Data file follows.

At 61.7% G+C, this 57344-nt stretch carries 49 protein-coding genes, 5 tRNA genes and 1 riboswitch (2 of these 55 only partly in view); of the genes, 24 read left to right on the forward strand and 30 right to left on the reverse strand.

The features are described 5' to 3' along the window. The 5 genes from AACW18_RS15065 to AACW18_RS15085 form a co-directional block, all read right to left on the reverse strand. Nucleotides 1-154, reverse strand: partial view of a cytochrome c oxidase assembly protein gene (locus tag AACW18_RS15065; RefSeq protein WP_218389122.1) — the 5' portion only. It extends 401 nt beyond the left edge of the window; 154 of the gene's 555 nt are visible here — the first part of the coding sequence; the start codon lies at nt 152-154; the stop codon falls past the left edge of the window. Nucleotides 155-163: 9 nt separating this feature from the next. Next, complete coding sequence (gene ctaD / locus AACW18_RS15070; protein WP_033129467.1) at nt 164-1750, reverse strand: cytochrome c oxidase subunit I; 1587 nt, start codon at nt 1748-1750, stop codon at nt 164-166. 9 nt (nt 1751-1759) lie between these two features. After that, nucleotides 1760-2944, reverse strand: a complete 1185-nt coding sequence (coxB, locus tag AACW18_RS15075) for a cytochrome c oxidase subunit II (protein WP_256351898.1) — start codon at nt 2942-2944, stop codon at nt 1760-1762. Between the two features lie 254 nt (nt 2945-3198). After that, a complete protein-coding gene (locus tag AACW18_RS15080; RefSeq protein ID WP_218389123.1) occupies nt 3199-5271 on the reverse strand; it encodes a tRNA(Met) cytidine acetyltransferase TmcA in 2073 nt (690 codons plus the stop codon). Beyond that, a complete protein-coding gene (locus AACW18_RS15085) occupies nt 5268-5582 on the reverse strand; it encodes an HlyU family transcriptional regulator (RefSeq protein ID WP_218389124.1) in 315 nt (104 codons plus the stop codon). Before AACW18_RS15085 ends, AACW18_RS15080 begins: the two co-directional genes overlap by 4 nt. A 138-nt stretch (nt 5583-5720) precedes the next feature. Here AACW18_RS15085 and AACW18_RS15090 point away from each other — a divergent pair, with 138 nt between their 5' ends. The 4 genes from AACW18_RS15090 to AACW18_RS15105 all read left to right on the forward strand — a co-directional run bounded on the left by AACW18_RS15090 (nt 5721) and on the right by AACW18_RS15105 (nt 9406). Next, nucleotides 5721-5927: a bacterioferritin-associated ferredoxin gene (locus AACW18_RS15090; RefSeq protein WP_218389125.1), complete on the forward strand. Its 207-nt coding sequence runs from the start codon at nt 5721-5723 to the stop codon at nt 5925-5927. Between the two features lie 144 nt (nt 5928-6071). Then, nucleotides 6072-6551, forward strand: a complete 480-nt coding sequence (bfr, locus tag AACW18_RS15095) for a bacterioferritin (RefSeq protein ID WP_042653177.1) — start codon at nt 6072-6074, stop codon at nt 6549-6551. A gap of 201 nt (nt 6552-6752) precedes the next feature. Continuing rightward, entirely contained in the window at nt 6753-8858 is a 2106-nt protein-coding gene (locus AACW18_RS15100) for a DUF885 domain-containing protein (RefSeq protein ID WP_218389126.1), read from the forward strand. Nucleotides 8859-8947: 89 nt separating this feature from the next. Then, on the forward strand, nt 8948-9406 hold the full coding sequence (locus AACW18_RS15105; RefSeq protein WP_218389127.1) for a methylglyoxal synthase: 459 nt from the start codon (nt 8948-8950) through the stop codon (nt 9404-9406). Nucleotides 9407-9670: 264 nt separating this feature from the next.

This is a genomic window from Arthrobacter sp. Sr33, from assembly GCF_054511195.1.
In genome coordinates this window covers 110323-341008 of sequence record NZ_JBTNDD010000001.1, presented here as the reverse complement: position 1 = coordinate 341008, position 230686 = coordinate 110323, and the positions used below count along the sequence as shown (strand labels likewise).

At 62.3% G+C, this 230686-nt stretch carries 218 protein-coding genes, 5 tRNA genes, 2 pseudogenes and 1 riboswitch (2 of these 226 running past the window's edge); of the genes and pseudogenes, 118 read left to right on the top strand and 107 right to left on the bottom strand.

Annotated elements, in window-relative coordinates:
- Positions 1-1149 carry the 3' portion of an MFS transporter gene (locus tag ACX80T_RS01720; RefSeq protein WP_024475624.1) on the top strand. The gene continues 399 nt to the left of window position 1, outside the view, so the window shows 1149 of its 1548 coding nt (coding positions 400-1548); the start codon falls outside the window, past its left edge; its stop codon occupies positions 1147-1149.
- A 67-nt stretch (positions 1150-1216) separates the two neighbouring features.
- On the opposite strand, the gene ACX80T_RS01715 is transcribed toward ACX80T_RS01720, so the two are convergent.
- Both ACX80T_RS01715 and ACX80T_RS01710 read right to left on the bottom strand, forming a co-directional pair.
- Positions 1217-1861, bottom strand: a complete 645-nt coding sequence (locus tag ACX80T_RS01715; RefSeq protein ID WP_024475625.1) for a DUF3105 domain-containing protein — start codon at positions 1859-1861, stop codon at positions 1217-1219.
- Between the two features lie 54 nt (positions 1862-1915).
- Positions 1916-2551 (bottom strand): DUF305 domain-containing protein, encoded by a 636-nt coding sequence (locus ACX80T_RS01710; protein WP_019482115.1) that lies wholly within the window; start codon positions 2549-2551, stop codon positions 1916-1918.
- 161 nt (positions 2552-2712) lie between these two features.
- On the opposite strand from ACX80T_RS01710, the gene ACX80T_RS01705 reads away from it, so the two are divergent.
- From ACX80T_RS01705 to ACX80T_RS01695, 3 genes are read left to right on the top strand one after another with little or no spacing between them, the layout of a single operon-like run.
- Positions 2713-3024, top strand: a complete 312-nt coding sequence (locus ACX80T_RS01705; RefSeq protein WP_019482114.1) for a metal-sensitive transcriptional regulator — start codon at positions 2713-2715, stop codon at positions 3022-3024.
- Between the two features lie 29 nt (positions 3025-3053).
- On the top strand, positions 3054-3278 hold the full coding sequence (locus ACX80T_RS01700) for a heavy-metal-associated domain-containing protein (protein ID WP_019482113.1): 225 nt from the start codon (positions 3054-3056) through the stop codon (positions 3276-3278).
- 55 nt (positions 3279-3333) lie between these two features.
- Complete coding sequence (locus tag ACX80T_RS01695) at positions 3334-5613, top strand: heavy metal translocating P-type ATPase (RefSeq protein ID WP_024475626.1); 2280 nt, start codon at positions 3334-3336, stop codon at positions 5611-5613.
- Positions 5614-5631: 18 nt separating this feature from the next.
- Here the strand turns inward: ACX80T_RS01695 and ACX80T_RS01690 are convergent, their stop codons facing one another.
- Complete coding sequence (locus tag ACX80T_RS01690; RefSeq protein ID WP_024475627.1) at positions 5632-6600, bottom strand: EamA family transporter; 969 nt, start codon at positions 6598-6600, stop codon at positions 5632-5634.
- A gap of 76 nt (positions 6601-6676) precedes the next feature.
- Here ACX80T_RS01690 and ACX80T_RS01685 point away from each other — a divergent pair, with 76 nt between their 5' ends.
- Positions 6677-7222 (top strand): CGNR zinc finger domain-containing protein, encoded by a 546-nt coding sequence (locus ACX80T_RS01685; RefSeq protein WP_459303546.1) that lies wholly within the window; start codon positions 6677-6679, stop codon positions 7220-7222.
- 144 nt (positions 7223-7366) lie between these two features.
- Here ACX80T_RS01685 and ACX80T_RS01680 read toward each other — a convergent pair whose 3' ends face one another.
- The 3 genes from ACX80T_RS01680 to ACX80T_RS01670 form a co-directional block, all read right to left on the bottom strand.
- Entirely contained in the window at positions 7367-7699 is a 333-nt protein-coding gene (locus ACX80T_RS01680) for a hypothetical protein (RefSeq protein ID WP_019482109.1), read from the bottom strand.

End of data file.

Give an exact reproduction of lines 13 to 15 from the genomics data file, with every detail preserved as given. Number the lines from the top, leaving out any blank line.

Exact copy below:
- Positions 1916-2551 (bottom strand): DUF305 domain-containing protein, encoded by a 636-nt coding sequence (locus ACX80T_RS01710; protein WP_019482115.1) that lies wholly within the window; start codon positions 2549-2551, stop codon positions 1916-1918.
- 161 nt (positions 2552-2712) lie between these two features.
- On the opposite strand from ACX80T_RS01710, the gene ACX80T_RS01705 reads away from it, so the two are divergent.